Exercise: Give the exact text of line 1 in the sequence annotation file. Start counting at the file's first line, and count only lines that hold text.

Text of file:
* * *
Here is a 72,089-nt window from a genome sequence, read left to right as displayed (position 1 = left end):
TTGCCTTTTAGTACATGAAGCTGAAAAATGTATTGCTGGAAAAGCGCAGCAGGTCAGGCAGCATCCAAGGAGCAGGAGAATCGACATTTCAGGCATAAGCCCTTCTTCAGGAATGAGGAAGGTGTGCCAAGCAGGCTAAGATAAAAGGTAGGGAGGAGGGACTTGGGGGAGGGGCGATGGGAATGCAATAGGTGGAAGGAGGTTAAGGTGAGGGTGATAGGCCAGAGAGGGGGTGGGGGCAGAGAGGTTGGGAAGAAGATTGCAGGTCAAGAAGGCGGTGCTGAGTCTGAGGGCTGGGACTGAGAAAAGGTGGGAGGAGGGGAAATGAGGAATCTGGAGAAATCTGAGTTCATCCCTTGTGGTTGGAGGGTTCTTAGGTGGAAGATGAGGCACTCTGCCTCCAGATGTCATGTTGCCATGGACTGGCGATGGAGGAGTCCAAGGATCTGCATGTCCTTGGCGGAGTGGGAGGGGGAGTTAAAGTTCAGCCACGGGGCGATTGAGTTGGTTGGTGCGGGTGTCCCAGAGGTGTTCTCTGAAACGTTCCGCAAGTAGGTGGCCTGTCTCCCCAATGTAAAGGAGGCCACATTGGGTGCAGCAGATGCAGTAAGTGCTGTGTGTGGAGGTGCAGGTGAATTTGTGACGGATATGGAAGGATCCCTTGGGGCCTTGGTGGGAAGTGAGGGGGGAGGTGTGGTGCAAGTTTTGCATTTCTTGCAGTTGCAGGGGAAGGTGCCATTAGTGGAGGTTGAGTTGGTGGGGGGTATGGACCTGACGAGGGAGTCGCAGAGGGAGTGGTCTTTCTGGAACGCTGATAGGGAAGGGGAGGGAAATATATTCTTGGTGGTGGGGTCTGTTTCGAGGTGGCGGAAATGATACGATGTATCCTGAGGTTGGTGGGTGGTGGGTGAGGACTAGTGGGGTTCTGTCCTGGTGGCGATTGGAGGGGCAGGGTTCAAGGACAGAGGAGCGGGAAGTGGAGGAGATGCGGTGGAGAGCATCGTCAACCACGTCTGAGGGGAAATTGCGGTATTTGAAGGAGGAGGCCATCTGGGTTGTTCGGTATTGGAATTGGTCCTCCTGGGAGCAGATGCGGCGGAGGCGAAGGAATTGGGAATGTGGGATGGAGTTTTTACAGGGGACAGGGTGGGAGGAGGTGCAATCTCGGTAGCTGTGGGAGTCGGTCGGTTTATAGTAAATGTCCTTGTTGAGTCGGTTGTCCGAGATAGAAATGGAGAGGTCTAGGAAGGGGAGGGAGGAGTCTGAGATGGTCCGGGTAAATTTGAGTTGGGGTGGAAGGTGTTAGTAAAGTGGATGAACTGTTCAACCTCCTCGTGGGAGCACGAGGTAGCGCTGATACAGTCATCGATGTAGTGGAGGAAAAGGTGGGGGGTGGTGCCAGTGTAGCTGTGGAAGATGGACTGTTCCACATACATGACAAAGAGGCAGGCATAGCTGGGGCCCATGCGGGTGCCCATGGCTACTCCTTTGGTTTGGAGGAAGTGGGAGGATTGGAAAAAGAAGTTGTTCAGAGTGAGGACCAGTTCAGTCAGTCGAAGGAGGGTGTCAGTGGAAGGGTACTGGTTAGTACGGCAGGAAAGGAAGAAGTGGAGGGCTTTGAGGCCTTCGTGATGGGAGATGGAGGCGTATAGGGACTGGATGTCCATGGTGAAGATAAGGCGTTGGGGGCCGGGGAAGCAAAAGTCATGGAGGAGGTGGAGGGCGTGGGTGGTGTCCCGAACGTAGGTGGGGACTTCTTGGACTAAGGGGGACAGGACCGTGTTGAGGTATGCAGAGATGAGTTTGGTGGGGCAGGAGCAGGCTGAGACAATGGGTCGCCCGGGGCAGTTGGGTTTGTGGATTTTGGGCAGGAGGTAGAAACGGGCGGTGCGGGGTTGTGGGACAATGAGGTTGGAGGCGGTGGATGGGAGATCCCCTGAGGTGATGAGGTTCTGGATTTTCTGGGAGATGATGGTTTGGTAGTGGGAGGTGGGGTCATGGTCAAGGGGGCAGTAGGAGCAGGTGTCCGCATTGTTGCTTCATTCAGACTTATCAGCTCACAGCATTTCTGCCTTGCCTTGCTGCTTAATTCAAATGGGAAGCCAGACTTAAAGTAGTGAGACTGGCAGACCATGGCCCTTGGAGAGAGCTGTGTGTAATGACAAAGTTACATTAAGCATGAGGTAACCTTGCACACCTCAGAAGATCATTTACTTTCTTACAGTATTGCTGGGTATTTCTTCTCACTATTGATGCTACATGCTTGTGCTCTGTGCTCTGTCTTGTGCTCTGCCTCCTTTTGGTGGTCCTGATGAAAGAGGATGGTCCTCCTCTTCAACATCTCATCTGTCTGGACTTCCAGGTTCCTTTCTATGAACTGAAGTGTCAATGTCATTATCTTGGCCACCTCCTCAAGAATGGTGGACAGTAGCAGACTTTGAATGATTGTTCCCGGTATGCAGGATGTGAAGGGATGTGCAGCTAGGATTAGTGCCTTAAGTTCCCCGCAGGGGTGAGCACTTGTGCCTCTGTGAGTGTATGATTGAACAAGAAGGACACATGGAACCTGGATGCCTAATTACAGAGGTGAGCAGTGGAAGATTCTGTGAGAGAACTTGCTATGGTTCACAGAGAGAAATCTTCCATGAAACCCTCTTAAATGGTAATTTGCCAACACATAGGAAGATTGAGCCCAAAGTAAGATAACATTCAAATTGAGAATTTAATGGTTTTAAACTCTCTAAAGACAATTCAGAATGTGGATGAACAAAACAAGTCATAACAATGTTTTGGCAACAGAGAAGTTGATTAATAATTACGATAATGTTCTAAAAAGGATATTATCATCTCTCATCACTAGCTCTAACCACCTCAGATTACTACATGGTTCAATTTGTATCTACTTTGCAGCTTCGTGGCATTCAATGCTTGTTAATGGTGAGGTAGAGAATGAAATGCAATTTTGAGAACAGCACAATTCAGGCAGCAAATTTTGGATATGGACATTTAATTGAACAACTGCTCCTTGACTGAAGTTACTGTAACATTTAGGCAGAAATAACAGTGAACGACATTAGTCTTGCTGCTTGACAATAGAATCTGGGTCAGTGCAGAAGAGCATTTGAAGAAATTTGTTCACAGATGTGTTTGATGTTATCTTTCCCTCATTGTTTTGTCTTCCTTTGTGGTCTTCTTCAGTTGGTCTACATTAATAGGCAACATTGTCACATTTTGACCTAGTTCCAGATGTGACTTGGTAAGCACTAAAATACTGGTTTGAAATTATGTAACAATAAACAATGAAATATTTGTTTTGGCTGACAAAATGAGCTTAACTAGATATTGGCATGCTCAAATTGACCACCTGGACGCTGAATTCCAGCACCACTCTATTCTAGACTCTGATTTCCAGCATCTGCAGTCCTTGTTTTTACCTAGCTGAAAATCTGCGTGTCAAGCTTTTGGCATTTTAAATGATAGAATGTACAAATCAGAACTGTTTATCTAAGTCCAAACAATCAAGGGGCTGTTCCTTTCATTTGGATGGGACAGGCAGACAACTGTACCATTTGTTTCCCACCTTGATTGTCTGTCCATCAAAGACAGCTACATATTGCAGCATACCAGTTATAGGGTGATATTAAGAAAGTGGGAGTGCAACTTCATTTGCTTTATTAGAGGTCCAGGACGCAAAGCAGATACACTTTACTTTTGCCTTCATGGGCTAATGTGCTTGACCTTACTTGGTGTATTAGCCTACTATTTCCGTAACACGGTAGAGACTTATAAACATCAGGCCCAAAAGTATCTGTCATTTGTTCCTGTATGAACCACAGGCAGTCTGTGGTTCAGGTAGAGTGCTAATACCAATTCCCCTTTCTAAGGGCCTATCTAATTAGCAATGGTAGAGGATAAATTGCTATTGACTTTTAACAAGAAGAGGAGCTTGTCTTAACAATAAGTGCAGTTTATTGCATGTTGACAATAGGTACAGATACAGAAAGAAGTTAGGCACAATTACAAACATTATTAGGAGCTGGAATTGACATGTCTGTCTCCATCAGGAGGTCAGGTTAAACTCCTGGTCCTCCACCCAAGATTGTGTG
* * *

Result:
Here is a 72,089-nt window from a genome sequence, read left to right as displayed (position 1 = left end):